7. Conclusion:

"…the effective management of water resources demands a holistic approach linking social and economic development with protection of natural ecosystems….Second, water development and management should be based on a participatory approach involving users, planners, and policy makers at all levels. Third, [both] women [and men] play a vital part in providing, managing, and safeguarding water…. Integrated water resources management is based on the perception of water as an integral part of the ecosystem, a natural resource and social and economic good." (The World Bank, p. 24, 1993)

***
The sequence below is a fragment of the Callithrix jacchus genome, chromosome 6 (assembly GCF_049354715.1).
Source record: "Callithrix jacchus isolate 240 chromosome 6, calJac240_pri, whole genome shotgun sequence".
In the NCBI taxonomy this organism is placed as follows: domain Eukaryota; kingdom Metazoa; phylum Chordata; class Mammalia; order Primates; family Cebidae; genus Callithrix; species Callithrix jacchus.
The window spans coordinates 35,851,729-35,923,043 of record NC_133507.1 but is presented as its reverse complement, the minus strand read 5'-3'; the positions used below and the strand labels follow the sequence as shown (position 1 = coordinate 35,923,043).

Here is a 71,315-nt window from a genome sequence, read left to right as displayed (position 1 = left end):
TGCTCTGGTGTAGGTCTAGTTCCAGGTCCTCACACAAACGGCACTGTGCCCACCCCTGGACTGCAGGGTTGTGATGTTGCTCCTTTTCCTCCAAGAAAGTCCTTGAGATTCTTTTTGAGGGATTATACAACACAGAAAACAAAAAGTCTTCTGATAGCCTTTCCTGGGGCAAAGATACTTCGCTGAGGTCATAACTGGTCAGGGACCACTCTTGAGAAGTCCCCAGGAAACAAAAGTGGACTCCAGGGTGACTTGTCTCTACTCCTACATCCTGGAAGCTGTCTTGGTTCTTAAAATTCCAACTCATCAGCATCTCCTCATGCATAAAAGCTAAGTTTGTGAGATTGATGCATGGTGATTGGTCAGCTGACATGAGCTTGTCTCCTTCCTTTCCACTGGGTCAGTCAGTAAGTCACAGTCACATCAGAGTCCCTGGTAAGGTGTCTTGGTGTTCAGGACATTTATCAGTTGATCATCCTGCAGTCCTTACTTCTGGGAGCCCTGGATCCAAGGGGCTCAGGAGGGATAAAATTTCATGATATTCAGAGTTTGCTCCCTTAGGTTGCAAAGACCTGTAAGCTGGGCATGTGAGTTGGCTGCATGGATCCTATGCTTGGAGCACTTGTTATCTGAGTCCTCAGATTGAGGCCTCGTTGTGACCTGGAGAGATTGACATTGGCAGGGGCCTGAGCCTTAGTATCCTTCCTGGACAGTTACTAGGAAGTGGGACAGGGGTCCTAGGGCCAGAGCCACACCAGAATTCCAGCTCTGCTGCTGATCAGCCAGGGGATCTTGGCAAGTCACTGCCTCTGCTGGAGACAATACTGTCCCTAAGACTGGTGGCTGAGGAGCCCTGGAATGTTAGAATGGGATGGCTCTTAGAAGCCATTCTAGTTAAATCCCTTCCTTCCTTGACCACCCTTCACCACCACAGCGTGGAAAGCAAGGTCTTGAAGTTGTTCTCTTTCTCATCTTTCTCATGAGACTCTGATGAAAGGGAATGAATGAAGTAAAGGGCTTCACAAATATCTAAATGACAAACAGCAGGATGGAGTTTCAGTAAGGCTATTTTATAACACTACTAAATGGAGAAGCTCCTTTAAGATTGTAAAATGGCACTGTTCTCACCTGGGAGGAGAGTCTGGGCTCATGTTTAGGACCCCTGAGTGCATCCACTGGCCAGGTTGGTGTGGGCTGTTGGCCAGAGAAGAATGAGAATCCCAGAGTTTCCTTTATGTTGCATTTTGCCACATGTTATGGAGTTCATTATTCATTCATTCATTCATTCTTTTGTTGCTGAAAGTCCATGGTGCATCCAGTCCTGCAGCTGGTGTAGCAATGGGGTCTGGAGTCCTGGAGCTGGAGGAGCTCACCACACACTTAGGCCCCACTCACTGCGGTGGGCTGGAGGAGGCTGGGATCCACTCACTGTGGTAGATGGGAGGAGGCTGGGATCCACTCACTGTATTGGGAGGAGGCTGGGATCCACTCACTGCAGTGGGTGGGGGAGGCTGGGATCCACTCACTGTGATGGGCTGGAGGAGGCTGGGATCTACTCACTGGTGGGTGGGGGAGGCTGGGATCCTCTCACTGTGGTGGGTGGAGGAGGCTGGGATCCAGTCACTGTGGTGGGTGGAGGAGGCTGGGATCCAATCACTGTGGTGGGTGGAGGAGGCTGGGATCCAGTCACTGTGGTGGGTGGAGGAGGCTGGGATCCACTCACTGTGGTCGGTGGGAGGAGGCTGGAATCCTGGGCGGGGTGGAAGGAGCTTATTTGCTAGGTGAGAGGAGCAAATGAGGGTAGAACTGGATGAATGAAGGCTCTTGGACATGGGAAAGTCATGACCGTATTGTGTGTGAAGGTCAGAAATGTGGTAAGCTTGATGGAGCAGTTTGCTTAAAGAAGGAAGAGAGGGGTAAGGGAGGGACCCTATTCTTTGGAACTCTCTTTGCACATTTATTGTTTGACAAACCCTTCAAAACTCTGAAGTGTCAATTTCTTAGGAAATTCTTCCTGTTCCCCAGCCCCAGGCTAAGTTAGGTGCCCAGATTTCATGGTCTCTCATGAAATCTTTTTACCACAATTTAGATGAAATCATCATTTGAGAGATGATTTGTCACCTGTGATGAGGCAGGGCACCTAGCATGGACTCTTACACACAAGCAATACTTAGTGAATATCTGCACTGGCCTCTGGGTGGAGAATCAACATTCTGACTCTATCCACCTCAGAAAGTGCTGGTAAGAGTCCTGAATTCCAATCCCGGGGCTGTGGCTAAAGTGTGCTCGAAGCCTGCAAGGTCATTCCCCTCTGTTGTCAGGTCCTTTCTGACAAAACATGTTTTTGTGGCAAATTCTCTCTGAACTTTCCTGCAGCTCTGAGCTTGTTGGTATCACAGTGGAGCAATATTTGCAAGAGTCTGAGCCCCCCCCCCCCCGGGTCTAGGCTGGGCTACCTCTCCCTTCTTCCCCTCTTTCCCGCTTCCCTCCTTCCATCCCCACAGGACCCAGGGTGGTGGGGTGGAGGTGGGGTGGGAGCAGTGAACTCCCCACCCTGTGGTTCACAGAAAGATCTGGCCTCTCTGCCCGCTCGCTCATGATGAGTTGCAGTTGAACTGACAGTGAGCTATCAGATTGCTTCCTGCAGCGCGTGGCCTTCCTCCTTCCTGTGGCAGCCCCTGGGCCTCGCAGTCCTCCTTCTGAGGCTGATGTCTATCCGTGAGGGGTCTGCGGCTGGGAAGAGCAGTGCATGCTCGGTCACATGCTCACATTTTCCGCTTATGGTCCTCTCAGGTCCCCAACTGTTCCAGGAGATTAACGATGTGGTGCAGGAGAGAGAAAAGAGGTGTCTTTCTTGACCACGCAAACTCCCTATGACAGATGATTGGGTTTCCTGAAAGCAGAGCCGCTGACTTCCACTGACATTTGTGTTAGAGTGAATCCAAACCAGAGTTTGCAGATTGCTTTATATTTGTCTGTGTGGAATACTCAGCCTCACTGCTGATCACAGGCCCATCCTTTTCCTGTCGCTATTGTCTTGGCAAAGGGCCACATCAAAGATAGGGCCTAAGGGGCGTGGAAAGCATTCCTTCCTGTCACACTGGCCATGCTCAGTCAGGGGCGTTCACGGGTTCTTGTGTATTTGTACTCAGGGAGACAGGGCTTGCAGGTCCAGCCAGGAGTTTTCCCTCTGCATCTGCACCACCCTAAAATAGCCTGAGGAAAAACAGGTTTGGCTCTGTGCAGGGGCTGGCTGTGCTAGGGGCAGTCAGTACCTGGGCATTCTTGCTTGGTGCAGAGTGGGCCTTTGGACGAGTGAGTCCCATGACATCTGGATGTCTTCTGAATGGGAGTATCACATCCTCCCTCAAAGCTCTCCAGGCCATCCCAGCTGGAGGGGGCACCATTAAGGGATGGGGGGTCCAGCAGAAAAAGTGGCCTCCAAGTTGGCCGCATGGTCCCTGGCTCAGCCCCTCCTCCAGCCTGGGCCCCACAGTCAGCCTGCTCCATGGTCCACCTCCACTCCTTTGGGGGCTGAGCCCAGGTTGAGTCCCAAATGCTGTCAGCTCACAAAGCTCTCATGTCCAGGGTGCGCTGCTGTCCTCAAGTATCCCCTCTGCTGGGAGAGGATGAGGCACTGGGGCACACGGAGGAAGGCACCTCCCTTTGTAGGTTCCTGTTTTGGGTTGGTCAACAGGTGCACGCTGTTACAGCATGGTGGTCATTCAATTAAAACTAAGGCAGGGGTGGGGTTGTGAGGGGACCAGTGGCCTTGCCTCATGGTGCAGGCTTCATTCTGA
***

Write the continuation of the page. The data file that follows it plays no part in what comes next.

This must be true for water resources management in general. Rainwater harvesting fulfills these requisites already in a big part. The global cooperation between scientists and practitioners involved in rainwater harvesting takes place all the time. The biannual International Rainwater Catchment Systems Conference (Fig.18), organized by the International Rainwater Catchment Systems Association, provide a most needed forum for a continuing exchange of ideas. By learning from failures and success as well as exchanging experiences, a high degree of sustainability might be reached. The importance of rainwater harvesting in the past in some regions of the world, will be brought back to a new life in these regions and will expand to new areas, where a growing population is putting on pressure to find solutions for water scarcity.